I know that I double-park my car as I shut the car door behind me, but I also do not care, re-parking the car will only slow me down even more. I set a high pace as I walk down the cemetery, the weather is beautiful, much like the day of his funeral. And yet again I feel like the world is mocking me, mocking me with showing me her beauty on days that bring me so much pain.
I kneel down in front of his grave and my eyes slide across the flowers that are there. His grave is never without flowers, family, friends or even old fans always make sure that it’s never empty here. I hope he knows how much he’s loved.
“Hi Ash,” I speak, I cough slightly, it’s been a while since I spoke. I only ever speak when I’m visiting Ashton’s grave. “I burnt my biscuits again today and I just needed to bring them to you.”
I open the plastic container and empty it on top of some of the flowers that were put there. Tears start to burn in my eyes, because the memories that are coming are just too much right now. “I wish that this time though, burnt biscuits was paired with dancing around the kitchen with you, but it wasn’t.” I say as I try to choke back tears. I close my eyes and wipe my tears away and in that moment they don’t feel like my hands, they feel like Ashton’s gentle hand caressing my cheeks and trying to mend my broken heart.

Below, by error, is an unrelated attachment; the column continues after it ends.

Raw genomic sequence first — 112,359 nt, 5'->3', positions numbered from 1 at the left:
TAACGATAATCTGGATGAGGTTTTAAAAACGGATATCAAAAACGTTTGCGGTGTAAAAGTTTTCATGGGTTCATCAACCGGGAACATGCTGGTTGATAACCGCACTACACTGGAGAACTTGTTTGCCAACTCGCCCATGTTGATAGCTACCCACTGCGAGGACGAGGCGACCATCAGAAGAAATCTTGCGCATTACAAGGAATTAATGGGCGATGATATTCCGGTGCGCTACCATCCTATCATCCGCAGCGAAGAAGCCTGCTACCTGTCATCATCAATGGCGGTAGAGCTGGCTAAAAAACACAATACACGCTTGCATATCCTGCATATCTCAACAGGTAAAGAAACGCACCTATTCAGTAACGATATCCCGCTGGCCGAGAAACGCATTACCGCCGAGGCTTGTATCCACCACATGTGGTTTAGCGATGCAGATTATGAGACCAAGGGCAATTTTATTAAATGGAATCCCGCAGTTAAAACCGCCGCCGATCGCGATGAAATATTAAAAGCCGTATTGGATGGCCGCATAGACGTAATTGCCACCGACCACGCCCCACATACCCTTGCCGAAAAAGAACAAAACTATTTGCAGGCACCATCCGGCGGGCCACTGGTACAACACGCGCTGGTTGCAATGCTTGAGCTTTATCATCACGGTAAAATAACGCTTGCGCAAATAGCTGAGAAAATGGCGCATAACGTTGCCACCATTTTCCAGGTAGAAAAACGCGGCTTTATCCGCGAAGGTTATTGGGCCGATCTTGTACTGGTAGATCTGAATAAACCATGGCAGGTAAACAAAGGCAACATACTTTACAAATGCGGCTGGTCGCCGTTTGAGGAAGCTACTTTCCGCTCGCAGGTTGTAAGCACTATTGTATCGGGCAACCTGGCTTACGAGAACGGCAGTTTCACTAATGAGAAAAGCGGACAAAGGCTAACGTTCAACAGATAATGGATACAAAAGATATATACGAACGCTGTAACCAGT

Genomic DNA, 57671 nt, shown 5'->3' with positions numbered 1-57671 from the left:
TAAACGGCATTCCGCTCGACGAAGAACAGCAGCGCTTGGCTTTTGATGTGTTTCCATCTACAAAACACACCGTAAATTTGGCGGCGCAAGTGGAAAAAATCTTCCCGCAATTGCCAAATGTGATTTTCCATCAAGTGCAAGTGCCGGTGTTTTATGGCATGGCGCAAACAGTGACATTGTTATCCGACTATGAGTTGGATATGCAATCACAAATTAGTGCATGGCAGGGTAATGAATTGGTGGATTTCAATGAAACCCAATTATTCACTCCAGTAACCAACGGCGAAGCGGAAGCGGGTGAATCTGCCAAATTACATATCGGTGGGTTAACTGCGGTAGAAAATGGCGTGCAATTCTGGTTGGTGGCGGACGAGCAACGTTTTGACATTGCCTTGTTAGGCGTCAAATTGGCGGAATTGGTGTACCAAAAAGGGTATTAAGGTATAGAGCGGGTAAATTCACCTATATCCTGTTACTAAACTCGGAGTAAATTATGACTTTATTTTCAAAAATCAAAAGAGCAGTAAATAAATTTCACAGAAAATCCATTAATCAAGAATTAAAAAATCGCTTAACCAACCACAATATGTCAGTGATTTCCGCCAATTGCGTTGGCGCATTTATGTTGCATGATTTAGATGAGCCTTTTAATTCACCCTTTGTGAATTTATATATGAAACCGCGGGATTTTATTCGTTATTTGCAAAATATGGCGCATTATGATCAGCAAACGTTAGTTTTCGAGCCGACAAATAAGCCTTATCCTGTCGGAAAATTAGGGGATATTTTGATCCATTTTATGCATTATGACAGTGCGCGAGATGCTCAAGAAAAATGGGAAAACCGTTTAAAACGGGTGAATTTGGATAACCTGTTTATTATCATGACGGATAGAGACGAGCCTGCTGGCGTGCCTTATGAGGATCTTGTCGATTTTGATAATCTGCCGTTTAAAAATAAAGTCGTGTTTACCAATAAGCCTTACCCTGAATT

“Pretty strange that today is the day I burnt my second batch though, all those years later, ten years to be exact. You know, Lynn told me the other day that sometimes she has to watch old interviews of you again to remember what you look like. Not me though, I meant what I said all those years ago: I won’t forget you.
“Lynn and her husband are here in Australia too, we’re all going to celebrate Christmas together. Lynn is very lucky, she ended up marrying her soulmate and is now pregnant with their first baby. I wish we could have gotten a chance to do that too.” I say and look down at my lap.